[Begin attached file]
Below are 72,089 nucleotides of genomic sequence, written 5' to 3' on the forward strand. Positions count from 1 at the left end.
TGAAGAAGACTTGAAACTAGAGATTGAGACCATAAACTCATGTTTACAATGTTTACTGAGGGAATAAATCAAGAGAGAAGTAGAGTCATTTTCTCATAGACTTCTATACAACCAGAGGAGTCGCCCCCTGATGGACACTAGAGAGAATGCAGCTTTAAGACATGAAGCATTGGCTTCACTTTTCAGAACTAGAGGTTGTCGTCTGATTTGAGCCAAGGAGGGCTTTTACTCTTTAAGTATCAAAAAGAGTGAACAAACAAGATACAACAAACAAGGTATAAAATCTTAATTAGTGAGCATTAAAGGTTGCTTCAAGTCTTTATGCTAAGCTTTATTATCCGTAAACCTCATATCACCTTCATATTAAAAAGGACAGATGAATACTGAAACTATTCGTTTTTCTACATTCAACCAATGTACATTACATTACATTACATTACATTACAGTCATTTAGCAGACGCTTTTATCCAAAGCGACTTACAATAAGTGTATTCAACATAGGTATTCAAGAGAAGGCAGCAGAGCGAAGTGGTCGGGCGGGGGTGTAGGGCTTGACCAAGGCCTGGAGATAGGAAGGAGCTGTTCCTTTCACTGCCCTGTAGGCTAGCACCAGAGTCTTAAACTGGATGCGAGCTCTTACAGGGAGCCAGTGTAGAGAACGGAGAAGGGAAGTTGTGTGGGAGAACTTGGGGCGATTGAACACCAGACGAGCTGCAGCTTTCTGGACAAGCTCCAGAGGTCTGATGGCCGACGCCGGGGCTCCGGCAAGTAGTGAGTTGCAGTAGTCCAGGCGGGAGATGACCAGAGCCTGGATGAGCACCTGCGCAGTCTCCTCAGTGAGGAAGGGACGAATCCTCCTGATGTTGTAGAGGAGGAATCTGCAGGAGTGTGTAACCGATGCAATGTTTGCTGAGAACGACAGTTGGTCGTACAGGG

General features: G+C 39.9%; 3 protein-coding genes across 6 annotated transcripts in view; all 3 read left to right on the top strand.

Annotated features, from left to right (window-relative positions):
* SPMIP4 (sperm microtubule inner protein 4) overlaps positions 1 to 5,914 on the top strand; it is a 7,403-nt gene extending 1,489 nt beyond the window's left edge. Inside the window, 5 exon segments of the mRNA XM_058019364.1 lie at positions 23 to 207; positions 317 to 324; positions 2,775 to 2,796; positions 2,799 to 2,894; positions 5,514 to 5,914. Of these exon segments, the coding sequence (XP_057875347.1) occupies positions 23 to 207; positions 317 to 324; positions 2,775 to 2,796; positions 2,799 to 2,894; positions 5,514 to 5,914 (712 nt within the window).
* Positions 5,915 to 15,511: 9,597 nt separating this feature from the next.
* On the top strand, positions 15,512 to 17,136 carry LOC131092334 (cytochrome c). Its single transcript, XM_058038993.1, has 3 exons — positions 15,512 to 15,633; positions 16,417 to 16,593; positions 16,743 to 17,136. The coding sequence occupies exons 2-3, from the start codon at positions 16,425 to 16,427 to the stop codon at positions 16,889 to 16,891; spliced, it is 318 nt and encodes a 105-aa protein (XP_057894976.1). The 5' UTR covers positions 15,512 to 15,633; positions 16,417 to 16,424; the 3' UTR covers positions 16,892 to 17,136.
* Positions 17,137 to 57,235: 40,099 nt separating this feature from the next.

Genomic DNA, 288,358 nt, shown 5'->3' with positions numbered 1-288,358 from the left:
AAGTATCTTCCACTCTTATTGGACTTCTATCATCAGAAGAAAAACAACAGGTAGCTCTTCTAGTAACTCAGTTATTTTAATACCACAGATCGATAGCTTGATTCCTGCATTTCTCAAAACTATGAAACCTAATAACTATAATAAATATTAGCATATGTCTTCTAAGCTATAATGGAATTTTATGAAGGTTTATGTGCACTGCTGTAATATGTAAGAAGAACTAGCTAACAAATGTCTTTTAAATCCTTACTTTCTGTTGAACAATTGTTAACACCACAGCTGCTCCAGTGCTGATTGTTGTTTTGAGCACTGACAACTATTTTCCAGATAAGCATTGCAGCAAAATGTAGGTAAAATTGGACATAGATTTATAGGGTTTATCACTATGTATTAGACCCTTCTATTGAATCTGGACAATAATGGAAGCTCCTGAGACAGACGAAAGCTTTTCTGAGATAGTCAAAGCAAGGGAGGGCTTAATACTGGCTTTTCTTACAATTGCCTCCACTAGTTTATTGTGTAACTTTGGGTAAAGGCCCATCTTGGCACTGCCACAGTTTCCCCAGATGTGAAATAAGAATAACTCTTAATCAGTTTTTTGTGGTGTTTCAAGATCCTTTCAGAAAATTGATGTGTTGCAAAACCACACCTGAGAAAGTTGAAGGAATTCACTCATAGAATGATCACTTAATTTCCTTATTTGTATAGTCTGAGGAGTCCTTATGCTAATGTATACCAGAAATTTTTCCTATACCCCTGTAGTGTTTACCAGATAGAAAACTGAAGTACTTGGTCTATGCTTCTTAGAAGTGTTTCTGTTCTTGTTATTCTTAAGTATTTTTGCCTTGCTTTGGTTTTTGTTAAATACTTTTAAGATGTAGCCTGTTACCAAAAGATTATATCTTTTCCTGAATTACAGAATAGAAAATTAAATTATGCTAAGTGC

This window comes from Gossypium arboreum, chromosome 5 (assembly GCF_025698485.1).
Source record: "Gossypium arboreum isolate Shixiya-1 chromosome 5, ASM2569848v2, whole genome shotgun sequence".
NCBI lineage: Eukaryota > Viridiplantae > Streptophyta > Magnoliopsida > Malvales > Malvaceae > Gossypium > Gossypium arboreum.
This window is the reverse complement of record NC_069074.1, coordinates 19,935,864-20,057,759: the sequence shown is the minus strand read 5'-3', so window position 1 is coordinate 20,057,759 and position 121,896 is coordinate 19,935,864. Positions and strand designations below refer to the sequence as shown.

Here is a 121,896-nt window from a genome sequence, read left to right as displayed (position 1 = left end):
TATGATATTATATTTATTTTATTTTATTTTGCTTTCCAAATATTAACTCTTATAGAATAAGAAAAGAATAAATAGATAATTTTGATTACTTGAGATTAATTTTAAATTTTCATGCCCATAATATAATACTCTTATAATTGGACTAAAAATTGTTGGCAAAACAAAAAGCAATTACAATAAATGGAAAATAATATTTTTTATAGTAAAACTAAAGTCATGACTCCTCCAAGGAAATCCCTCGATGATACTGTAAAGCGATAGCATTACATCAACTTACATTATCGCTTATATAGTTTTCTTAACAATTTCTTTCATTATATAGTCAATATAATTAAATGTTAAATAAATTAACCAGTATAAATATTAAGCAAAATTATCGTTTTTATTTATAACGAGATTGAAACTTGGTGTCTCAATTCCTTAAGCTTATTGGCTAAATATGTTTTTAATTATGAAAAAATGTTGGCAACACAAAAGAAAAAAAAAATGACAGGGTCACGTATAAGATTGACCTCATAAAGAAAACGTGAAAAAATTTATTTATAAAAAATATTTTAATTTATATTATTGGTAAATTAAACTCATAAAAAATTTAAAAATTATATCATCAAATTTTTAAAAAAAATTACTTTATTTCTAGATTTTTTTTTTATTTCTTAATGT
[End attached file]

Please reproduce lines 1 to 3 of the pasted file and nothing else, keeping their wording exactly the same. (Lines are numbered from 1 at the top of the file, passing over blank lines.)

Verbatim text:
Below are 72,089 nucleotides of genomic sequence, written 5' to 3' on the forward strand. Positions count from 1 at the left end.
TGAAGAAGACTTGAAACTAGAGATTGAGACCATAAACTCATGTTTACAATGTTTACTGAGGGAATAAATCAAGAGAGAAGTAGAGTCATTTTCTCATAGACTTCTATACAACCAGAGGAGTCGCCCCCTGATGGACACTAGAGAGAATGCAGCTTTAAGACATGAAGCATTGGCTTCACTTTTCAGAACTAGAGGTTGTCGTCTGATTTGAGCCAAGGAGGGCTTTTACTCTTTAAGTATCAAAAAGAGTGAACAAACAAGATACAACAAACAAGGTATAAAATCTTAATTAGTGAGCATTAAAGGTTGCTTCAAGTCTTTATGCTAAGCTTTATTATCCGTAAACCTCATATCACCTTCATATTAAAAAGGACAGATGAATACTGAAACTATTCGTTTTTCTACATTCAACCAATGTACATTACATTACATTACATTACATTACAGTCATTTAGCAGACGCTTTTATCCAAAGCGACTTACAATAAGTGTATTCAACATAGGTATTCAAGAGAAGGCAGCAGAGCGAAGTGGTCGGGCGGGGGTGTAGGGCTTGACCAAGGCCTGGAGATAGGAAGGAGCTGTTCCTTTCACTGCCCTGTAGGCTAGCACCAGAGTCTTAAACTGGATGCGAGCTCTTACAGGGAGCCAGTGTAGAGAACGGAGAAGGGAAGTTGTGTGGGAGAACTTGGGGCGATTGAACACCAGACGAGCTGCAGCTTTCTGGACAAGCTCCAGAGGTCTGATGGCCGACGCCGGGGCTCCGGCAAGTAGTGAGTTGCAGTAGTCCAGGCGGGAGATGACCAGAGCCTGGATGAGCACCTGCGCAGTCTCCTCAGTGAGGAAGGGACGAATCCTCCTGATGTTGTAGAGGAGGAATCTGCAGGAGTGTGTAACCGATGCAATGTTTGCTGAGAACGACAGTTGGTCGTACAGGG

General features: G+C 39.9%; 3 protein-coding genes across 6 annotated transcripts in view; all 3 read left to right on the top strand.